PURPOSE: to examine the follow-up on the European Citizens' Initiative "Water and sanitation are a human right! Water is a public good, not a commodity!"
BACKGROUND: "Right2Water" is the first European Citizens' Initiative to have met the requirements set out in the Regulation of the European Parliament and Council on the Citizens' Initiative. It was officially submitted to the Commission by its organisers on 20 December 2013, after having received the support of more than 1.6 million citizens.
The Right2Water initiative invites the Commission "to propose legislation implementing the human right to water and sanitation, as recognized by the United Nations, and promoting the provision of water and sanitation as essential public services for all". The initiative urges that:
· The EU institutions and Member States be obliged to ensure that all inhabitants enjoy the right to water and sanitation;
· Water supply and management of water resources not be subject to internal market rules and that water services be excluded from liberalization;
· The EU increases its efforts to achieve universal access to water and sanitation.
In line with the provisions of the Regulation on the Citizens' Initiative, the Commission has three months to present its response to this initiative in a Communication setting out its legal and political conclusions on the initiative.
CONTENT: the Communication first describes the work done by the EU in the field of water and sanitation.
The EU has also reaffirmed that "all States bear human rights obligations regarding access to safe drinking water, which must be available, physically accessible, affordable and acceptable". The EU Water Framework Directive recognises that "water is not a commercial product like any other but, rather, a heritage which must be protected, defended and treated as such".
The EU has in particular:
· established ambitious water quality standards, guaranteeing a high level of protection for both public health and the environment. The Water Framework Directive, the Drinking Water Directive and the Urban Wastewater Treatment Directive are the key pieces of EU law in this field;
· provided financial support to expand and improve water infrastructures in the Member States. Over the past seven years (2007-2013), EU financial support for investments in drinking water supply and wastewater-related works and infrastructure reached almost EUR 22 billion;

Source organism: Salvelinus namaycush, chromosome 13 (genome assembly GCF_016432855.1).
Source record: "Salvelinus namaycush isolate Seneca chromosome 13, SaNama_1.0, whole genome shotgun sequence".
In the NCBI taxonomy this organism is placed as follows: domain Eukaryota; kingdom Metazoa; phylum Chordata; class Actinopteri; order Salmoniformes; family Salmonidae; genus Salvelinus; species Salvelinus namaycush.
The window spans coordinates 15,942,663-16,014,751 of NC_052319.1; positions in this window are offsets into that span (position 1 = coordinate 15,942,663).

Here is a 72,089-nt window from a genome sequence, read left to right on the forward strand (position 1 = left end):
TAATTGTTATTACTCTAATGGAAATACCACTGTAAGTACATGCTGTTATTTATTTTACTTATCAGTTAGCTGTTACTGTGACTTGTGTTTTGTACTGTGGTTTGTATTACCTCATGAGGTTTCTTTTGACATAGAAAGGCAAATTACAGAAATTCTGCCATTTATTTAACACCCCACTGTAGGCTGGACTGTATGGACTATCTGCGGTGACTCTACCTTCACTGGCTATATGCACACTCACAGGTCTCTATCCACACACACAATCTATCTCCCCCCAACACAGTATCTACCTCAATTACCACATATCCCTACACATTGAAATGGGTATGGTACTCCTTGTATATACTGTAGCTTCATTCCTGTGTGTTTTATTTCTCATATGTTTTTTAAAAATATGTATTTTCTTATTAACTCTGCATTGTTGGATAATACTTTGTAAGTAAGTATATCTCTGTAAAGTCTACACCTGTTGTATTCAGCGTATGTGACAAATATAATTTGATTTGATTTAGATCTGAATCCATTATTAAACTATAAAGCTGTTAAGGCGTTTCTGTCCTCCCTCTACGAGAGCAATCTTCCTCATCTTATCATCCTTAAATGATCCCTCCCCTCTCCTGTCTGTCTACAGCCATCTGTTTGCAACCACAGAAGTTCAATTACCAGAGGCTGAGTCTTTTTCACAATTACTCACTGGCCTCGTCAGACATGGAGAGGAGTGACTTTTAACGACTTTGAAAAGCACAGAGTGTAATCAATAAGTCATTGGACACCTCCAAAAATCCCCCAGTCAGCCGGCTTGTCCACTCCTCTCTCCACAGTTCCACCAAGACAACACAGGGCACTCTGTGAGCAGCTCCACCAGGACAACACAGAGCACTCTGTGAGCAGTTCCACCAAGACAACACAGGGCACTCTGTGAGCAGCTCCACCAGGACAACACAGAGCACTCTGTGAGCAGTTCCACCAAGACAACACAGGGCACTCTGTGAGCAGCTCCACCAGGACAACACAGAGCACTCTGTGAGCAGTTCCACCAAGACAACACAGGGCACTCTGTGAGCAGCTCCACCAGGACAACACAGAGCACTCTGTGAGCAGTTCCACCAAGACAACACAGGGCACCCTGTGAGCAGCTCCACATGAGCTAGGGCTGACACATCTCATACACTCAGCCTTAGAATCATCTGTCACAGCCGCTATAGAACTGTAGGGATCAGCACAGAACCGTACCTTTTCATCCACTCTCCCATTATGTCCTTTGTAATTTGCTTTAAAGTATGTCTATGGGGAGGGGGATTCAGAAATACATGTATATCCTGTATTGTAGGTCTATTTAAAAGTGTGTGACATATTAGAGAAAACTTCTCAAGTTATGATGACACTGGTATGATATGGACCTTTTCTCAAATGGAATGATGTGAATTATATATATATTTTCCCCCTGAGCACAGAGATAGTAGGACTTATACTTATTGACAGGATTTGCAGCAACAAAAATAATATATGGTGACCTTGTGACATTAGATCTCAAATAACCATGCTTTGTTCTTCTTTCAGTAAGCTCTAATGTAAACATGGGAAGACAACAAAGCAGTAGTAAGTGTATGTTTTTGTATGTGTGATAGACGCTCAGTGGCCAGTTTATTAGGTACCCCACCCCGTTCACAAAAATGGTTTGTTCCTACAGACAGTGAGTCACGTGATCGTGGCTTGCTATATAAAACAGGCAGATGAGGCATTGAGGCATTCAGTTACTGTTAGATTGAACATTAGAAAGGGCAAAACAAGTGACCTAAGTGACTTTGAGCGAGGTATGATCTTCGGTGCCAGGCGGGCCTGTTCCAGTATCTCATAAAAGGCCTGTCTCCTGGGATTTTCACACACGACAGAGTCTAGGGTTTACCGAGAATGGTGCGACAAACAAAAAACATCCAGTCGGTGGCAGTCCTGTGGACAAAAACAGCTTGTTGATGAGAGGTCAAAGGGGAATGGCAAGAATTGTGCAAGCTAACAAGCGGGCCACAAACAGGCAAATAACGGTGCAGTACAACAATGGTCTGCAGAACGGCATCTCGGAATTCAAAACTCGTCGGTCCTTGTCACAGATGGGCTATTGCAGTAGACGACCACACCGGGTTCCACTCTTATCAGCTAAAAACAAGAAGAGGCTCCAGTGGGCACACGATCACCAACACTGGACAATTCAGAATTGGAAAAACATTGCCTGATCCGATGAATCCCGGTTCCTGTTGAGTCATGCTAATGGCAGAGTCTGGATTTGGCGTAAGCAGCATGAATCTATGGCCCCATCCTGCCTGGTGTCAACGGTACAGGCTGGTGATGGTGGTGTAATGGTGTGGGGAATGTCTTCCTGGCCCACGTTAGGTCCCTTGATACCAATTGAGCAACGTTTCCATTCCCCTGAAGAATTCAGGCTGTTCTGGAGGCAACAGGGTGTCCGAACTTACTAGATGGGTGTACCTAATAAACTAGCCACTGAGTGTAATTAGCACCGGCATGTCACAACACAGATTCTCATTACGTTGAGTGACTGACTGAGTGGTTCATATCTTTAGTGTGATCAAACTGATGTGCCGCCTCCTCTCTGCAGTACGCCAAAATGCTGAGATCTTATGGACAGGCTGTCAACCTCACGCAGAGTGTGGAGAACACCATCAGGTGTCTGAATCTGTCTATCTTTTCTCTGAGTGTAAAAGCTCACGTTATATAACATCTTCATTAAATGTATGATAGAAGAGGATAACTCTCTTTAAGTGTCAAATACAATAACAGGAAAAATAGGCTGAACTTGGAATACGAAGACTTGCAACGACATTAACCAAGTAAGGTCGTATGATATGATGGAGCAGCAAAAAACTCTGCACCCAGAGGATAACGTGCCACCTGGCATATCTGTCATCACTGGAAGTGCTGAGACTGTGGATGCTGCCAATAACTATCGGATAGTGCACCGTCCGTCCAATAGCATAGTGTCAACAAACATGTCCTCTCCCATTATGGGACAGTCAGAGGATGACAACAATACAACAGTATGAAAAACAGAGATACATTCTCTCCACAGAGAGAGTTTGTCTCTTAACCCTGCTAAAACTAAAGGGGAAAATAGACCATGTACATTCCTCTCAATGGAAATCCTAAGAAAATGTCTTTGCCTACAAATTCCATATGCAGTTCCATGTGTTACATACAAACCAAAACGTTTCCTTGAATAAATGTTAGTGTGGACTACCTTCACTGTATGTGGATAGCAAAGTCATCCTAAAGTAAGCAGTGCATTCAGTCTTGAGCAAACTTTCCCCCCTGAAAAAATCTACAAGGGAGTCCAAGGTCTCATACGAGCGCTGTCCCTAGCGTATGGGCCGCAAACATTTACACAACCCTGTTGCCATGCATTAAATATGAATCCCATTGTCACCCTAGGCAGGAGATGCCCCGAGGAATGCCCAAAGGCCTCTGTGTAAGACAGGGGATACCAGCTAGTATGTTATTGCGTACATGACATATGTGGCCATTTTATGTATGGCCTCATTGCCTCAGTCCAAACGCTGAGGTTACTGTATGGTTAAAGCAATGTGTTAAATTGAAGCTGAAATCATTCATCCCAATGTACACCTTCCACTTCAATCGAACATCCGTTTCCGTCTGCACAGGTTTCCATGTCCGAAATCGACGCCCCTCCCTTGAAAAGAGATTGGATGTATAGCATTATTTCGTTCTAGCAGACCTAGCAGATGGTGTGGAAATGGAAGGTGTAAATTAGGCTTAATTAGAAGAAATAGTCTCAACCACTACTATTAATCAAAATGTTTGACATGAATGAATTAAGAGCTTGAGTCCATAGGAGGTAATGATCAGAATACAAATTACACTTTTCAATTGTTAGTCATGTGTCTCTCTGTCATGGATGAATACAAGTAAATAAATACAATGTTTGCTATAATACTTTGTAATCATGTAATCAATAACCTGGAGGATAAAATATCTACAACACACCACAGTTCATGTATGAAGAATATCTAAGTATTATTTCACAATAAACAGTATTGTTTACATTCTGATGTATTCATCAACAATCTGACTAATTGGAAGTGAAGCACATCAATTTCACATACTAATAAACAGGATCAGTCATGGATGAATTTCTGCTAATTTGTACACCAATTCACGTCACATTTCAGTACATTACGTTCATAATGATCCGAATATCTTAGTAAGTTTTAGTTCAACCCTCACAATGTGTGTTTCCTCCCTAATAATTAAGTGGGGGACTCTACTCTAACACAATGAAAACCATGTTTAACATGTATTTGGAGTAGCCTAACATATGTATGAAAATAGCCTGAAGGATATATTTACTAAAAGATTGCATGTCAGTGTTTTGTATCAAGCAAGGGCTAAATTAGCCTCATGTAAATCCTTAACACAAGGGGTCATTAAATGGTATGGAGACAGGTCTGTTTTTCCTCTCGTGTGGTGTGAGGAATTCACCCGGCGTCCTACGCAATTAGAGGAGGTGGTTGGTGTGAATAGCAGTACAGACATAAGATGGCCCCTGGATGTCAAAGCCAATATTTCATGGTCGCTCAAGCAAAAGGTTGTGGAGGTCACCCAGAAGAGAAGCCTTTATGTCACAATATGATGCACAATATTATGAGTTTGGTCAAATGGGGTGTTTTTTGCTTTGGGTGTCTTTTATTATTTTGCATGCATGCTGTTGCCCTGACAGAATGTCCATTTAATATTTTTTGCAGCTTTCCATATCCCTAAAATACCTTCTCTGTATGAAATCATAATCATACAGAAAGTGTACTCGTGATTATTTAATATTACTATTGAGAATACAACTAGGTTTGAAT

· based its policy on the principle that affordability of water services is critical.
EU legislation has consistently acknowledged the specificity of water and sanitation services and their importance in satisfying the basic needs of the population:
· drinking water concessions, as well as certain concessions for waste water treatment and disposal are therefore excluded from the scope of the new EU rules on the award of concession contracts;
· water distribution and supply and wastewater services are expressly excluded from the application of the cross-border freedom to provide services, as established in the Services Directive.
At the global level, the EU and its Member States currently provide close to 1.5 billion EUR every year for Water Supply, Sanitation and Hygiene (WASH) programmes in developing countries, making the Union the largest single donor in the water sector.
Measures to be undertaken: in response to the citizens' call for action, the Commission is committed to take concrete steps and work on a number of new actions in areas that are of direct relevance to the initiative and its goals:
· to reinforce implementation of its water quality legislation, building on the commitments presented in the 7th Environment Action Programme (EAP) and the Water Blueprint;
· to launch an EU-wide public consultation on the Drinking Water Directive, notably in view of improving access to quality water in the EU;
· to continue to ensure EU neutrality as regards national, regional and local choices for the provision of water services, while taking care that key Treaty principles such as transparency and equal treatment are observed;
· to develop new initiatives to improve information to citizens so that the consumer enjoys greater transparency in relation to the quality of drinking water;
· to explore the idea of comparative evaluation of water quality;
· to promote a more structured dialogue between stakeholders - bringing together public and private service operators - and to cooperate with existing initiatives - to provide a wider set of indicators and benchmarks for water services;
· to stimulate innovative approaches for development assistance (e.g. support to partnerships between water operators and to public-public partnerships); promote sharing of best practices between Member States (e.g. on solidarity instruments) and identify new opportunities for cooperation;
· to advocate universal access to safe drinking water and sanitation as a priority area in the post-2015 development framework.
The Commission invites the Member States, acting within their competences, to take account of the concerns raised by citizens through this initiative and encourages them to step up their own efforts to guarantee the provision of safe, clean and affordable drinking water and sanitation to all.